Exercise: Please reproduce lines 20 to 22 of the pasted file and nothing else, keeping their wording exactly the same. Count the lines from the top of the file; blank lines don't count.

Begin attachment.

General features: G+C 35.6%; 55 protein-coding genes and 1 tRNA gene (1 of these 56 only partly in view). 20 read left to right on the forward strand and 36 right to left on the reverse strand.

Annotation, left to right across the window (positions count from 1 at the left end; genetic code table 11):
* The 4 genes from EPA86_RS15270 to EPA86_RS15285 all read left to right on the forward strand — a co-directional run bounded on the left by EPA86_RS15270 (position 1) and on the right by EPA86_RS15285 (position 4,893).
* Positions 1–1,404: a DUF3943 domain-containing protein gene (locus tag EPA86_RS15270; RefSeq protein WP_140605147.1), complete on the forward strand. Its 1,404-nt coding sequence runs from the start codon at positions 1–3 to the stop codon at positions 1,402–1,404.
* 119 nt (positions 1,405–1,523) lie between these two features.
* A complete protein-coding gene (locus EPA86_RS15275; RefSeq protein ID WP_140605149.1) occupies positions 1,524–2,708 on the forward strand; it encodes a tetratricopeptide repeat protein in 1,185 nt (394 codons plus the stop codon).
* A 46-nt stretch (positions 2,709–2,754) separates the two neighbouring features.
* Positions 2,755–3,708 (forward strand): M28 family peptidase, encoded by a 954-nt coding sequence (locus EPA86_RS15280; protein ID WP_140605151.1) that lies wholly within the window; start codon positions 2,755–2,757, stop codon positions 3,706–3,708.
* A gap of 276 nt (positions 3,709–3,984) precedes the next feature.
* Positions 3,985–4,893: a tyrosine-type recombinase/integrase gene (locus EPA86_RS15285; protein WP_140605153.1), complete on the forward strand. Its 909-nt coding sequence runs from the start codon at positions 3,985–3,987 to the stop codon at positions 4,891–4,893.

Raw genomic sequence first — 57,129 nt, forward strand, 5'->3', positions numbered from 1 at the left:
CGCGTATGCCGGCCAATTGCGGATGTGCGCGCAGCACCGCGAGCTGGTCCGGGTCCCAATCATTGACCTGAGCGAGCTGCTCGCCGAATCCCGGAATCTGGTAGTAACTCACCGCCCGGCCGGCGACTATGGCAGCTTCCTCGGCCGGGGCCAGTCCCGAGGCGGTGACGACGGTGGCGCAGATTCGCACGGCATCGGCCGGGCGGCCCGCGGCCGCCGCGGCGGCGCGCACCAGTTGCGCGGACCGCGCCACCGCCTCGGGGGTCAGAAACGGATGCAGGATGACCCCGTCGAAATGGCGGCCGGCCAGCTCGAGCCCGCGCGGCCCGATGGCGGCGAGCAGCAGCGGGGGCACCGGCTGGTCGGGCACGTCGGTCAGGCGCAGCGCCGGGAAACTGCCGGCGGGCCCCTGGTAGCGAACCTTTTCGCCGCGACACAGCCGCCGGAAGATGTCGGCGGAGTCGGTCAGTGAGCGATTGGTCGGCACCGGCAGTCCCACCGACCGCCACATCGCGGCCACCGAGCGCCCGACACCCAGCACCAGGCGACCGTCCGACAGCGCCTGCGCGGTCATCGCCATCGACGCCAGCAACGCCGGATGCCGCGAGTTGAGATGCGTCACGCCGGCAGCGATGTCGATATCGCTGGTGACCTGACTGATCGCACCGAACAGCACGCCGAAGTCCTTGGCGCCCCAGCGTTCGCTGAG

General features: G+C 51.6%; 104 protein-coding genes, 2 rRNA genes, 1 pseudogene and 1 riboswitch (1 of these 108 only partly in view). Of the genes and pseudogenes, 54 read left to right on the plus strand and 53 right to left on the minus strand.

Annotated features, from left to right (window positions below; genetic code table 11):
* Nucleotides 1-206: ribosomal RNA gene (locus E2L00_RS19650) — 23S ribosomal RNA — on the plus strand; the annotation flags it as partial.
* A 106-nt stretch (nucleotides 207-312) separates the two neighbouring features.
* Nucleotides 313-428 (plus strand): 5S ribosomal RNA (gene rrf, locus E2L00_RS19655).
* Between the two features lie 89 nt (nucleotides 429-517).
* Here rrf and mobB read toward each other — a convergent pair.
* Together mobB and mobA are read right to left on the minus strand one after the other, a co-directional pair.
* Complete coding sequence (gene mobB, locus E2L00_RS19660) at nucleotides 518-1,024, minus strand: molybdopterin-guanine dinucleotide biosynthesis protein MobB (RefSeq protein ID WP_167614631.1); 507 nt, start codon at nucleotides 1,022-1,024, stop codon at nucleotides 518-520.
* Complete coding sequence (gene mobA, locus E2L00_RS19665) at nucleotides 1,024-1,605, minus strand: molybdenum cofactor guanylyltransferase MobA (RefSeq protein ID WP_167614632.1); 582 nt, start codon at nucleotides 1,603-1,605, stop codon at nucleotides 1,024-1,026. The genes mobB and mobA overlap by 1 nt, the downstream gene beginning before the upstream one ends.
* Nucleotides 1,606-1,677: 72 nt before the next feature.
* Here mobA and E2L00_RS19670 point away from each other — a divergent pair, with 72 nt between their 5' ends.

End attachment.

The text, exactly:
* Together mobB and mobA are read right to left on the minus strand one after the other, a co-directional pair.
* Complete coding sequence (gene mobB, locus E2L00_RS19660) at nucleotides 518-1,024, minus strand: molybdopterin-guanine dinucleotide biosynthesis protein MobB (RefSeq protein ID WP_167614631.1); 507 nt, start codon at nucleotides 1,022-1,024, stop codon at nucleotides 518-520.
* Complete coding sequence (gene mobA, locus E2L00_RS19665) at nucleotides 1,024-1,605, minus strand: molybdenum cofactor guanylyltransferase MobA (RefSeq protein ID WP_167614632.1); 582 nt, start codon at nucleotides 1,603-1,605, stop codon at nucleotides 1,024-1,026. The genes mobB and mobA overlap by 1 nt, the downstream gene beginning before the upstream one ends.